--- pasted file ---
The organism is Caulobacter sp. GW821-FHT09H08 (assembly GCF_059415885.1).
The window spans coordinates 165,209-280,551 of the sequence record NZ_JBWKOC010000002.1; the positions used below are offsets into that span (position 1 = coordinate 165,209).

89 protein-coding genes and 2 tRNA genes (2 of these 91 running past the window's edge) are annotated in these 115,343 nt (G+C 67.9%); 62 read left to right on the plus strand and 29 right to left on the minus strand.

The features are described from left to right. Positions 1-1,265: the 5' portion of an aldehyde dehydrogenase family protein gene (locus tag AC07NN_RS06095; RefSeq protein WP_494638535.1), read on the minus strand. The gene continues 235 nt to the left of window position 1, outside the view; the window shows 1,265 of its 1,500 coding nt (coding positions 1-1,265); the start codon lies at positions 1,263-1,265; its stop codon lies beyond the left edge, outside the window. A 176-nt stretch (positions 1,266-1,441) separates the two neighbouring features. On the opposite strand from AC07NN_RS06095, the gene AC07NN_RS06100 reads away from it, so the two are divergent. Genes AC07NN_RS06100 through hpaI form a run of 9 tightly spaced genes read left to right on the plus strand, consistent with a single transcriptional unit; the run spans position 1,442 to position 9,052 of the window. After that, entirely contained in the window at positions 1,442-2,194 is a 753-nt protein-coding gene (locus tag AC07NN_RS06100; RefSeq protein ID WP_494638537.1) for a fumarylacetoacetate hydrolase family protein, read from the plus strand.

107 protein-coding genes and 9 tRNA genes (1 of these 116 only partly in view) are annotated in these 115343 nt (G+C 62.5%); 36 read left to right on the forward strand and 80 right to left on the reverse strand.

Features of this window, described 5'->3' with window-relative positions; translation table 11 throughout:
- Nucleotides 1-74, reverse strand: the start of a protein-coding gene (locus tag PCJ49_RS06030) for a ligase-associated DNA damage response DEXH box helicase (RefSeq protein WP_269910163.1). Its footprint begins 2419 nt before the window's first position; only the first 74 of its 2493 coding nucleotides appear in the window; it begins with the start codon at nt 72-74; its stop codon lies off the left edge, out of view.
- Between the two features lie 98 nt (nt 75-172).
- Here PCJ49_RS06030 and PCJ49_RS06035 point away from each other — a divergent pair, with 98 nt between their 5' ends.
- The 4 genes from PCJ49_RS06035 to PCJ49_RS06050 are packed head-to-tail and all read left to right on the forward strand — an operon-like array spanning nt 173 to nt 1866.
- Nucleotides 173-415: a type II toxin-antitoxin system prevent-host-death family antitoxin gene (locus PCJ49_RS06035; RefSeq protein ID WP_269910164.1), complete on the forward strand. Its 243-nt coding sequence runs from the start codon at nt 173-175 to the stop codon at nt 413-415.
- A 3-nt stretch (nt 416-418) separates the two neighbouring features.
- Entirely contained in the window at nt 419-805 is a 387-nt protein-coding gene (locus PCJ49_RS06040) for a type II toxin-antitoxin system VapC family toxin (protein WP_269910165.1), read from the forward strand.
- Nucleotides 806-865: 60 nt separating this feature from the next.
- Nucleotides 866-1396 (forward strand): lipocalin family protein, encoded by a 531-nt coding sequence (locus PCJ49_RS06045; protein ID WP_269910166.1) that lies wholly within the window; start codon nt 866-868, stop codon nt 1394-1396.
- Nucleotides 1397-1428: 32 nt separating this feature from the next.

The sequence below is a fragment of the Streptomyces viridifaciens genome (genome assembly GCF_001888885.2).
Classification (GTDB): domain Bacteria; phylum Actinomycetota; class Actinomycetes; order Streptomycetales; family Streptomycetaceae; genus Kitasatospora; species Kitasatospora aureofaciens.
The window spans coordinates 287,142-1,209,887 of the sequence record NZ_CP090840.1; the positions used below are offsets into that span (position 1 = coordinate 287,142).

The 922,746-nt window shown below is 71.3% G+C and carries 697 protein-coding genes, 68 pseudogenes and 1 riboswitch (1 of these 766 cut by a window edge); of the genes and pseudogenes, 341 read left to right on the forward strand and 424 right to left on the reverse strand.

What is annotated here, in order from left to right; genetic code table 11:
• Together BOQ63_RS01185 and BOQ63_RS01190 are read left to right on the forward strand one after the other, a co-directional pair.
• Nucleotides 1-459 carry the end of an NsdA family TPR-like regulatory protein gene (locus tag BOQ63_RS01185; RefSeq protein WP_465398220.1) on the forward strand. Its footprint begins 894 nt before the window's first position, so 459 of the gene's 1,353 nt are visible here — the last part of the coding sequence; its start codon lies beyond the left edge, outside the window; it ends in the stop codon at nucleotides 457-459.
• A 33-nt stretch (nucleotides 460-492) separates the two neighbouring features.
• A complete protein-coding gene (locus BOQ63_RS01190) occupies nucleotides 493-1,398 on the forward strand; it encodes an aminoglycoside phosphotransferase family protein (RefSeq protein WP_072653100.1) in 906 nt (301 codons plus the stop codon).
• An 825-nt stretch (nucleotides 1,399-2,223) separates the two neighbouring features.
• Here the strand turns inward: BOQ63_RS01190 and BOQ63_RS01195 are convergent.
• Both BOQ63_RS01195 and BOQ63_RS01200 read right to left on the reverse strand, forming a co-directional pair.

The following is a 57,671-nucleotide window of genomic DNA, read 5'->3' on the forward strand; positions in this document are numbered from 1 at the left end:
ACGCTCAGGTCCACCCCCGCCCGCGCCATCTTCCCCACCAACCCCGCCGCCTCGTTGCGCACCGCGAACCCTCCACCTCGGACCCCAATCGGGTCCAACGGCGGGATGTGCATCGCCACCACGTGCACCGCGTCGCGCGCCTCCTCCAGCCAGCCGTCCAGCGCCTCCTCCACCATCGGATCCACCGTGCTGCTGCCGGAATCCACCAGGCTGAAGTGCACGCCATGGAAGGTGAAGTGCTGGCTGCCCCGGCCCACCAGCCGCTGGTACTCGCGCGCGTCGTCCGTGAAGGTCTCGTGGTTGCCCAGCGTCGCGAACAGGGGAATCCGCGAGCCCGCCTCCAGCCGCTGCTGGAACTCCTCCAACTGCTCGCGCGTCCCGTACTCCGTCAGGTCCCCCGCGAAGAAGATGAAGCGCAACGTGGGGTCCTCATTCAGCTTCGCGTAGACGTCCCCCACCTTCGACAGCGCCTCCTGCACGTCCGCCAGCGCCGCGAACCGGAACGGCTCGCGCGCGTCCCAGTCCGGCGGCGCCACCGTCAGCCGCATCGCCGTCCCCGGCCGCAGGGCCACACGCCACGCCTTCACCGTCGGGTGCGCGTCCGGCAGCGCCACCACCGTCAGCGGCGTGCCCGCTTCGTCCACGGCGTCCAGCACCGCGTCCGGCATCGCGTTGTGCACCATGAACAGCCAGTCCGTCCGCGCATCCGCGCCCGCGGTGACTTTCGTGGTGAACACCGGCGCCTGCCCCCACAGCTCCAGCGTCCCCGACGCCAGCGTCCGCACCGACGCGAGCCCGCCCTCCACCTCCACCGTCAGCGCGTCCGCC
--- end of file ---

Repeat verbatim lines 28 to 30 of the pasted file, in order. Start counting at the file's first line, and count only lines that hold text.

• Both BOQ63_RS01195 and BOQ63_RS01200 read right to left on the reverse strand, forming a co-directional pair.

The following is a 57,671-nucleotide window of genomic DNA, read 5'->3' on the forward strand; positions in this document are numbered from 1 at the left end:
ACGCTCAGGTCCACCCCCGCCCGCGCCATCTTCCCCACCAACCCCGCCGCCTCGTTGCGCACCGCGAACCCTCCACCTCGGACCCCAATCGGGTCCAACGGCGGGATGTGCATCGCCACCACGTGCACCGCGTCGCGCGCCTCCTCCAGCCAGCCGTCCAGCGCCTCCTCCACCATCGGATCCACCGTGCTGCTGCCGGAATCCACCAGGCTGAAGTGCACGCCATGGAAGGTGAAGTGCTGGCTGCCCCGGCCCACCAGCCGCTGGTACTCGCGCGCGTCGTCCGTGAAGGTCTCGTGGTTGCCCAGCGTCGCGAACAGGGGAATCCGCGAGCCCGCCTCCAGCCGCTGCTGGAACTCCTCCAACTGCTCGCGCGTCCCGTACTCCGTCAGGTCCCCCGCGAAGAAGATGAAGCGCAACGTGGGGTCCTCATTCAGCTTCGCGTAGACGTCCCCCACCTTCGACAGCGCCTCCTGCACGTCCGCCAGCGCCGCGAACCGGAACGGCTCGCGCGCGTCCCAGTCCGGCGGCGCCACCGTCAGCCGCATCGCCGTCCCCGGCCGCAGGGCCACACGCCACGCCTTCACCGTCGGGTGCGCGTCCGGCAGCGCCACCACCGTCAGCGGCGTGCCCGCTTCGTCCACGGCGTCCAGCACCGCGTCCGGCATCGCGTTGTGCACCATGAACAGCCAGTCCGTCCGCGCATCCGCGCCCGCGGTGACTTTCGTGGTGAACACCGGCGCCTGCCCCCACAGCTCCAGCGTCCCCGACGCCAGCGTCCGCACCGACGCGAGCCCGCCCTCCACCTCCACCGTCAGCGCGTCCGCC